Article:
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Thursday, December 18, 2008

The dismal science

Posted By on Thu, Dec 18, 2008 at 4:03 PM

For some time I've been meaning to check predictions from economists against earlier predictions from the same economist. Take, for instance, Warren Jestin. Yesterday:

TORONTO — The economic outlook darkened Wednesday as the chorus of voices warning that the recession will be long and deep grew louder.

Scotiabank chief economist Warren Jestin predicted the global economy won’t begin to recover until 2010 and then the revival will be "gradual and in some cases disappointing."

Most developed countries will see "virtually no economic gain" until 2011 or 2012, he said.

Eleven months ago:
January 09, 2008THE CANADIAN PRESSOTTAWA — Economists from Canada’s Big Five banks are in general agreement that the economy will slow this year, pulled back by weaker U.S. activity and ongoing uncertainty in financial markets.But they don’t expect a recession, either in Canada or the United States.And Warren Jestin of the Bank of Nova Scotia suggested that two per cent annual growth “may be the speed limit” for most developed economies over the next five years or more, amid “a huge shift” to developing countries like China and India.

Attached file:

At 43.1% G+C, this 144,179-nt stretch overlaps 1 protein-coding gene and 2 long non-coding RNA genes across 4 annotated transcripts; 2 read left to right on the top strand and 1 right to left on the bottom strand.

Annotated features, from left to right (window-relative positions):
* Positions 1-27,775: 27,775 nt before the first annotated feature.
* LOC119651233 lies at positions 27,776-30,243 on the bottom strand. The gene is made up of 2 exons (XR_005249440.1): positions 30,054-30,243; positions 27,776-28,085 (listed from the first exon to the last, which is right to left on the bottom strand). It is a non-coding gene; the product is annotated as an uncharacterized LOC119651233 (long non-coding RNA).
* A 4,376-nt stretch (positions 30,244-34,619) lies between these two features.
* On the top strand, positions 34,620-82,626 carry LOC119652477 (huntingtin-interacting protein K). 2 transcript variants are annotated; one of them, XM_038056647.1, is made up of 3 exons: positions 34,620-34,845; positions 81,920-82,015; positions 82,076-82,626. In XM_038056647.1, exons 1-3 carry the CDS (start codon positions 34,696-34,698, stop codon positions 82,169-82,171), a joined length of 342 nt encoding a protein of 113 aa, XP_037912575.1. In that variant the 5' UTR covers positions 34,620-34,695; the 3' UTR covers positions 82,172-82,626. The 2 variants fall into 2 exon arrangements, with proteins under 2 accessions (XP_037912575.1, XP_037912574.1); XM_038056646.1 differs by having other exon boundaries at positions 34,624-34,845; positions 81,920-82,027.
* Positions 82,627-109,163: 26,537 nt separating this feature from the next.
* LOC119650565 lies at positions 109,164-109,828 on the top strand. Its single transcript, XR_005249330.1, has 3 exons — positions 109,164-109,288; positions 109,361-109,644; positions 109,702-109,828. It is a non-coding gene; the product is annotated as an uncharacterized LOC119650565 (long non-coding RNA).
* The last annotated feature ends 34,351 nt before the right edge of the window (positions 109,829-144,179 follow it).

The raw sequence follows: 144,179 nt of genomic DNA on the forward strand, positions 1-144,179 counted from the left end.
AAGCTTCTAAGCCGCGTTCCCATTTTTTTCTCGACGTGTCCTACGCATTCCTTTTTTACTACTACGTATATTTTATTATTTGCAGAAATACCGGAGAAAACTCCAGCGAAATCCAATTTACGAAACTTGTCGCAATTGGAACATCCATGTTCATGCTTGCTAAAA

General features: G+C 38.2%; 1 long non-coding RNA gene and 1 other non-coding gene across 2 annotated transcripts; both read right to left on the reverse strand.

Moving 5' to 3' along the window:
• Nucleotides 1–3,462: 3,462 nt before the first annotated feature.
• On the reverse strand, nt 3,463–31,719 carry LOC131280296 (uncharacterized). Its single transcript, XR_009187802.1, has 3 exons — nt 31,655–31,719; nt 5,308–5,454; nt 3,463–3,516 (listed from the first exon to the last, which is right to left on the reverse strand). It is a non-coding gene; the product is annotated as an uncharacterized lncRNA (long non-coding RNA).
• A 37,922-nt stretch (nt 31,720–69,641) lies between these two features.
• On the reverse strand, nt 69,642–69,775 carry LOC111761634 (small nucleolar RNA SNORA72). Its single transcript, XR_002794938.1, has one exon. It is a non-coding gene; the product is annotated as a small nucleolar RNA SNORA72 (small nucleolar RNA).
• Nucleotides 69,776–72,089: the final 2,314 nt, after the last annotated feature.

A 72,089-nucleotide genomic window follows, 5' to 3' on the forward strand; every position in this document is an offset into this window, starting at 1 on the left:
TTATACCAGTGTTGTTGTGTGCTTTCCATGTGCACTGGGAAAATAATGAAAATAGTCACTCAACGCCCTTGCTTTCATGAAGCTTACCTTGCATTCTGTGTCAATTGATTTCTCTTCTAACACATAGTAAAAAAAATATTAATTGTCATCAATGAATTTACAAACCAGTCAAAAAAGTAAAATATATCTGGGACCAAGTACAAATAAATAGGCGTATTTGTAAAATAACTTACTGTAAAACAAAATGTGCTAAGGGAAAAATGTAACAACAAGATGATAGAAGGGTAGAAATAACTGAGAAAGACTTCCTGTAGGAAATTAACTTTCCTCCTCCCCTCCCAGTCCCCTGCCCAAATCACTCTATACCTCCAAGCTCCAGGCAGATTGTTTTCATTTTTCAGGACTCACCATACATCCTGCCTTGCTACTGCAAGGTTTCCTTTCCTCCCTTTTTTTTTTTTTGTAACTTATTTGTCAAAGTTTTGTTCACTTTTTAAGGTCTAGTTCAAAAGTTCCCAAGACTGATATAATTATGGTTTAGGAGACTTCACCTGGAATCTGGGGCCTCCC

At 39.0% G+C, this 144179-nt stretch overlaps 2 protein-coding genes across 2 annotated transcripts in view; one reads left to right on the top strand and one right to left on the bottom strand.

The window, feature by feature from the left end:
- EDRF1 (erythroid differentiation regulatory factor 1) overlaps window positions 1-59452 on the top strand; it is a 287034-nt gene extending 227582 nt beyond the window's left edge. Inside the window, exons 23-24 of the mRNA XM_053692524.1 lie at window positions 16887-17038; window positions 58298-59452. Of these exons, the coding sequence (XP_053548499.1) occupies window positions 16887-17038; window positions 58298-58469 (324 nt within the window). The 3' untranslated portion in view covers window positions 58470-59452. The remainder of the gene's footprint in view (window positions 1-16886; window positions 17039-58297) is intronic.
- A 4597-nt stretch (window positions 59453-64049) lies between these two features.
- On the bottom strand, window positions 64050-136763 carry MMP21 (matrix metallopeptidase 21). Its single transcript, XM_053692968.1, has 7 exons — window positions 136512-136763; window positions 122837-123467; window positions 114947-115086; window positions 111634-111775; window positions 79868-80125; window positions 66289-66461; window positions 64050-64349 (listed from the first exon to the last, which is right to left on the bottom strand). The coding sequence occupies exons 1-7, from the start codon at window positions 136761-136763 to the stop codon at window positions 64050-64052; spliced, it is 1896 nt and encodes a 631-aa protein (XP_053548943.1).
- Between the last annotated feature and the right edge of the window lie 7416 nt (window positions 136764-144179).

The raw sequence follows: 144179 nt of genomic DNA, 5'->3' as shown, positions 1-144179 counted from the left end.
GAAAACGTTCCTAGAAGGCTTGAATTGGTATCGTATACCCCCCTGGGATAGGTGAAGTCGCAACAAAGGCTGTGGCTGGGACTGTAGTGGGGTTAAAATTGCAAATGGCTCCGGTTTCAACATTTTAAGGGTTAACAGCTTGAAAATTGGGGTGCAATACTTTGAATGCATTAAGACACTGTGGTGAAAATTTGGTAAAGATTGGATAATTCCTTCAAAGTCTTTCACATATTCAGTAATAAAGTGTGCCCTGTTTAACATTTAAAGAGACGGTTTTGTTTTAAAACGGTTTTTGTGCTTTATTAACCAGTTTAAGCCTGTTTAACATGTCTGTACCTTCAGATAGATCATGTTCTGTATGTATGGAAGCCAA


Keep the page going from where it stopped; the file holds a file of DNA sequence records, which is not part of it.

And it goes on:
In what other field could someone be so spectacularly wrong and still be taken seriously?And doesn't the media have a duty to put an economist's predictions in context of his past miscalls?

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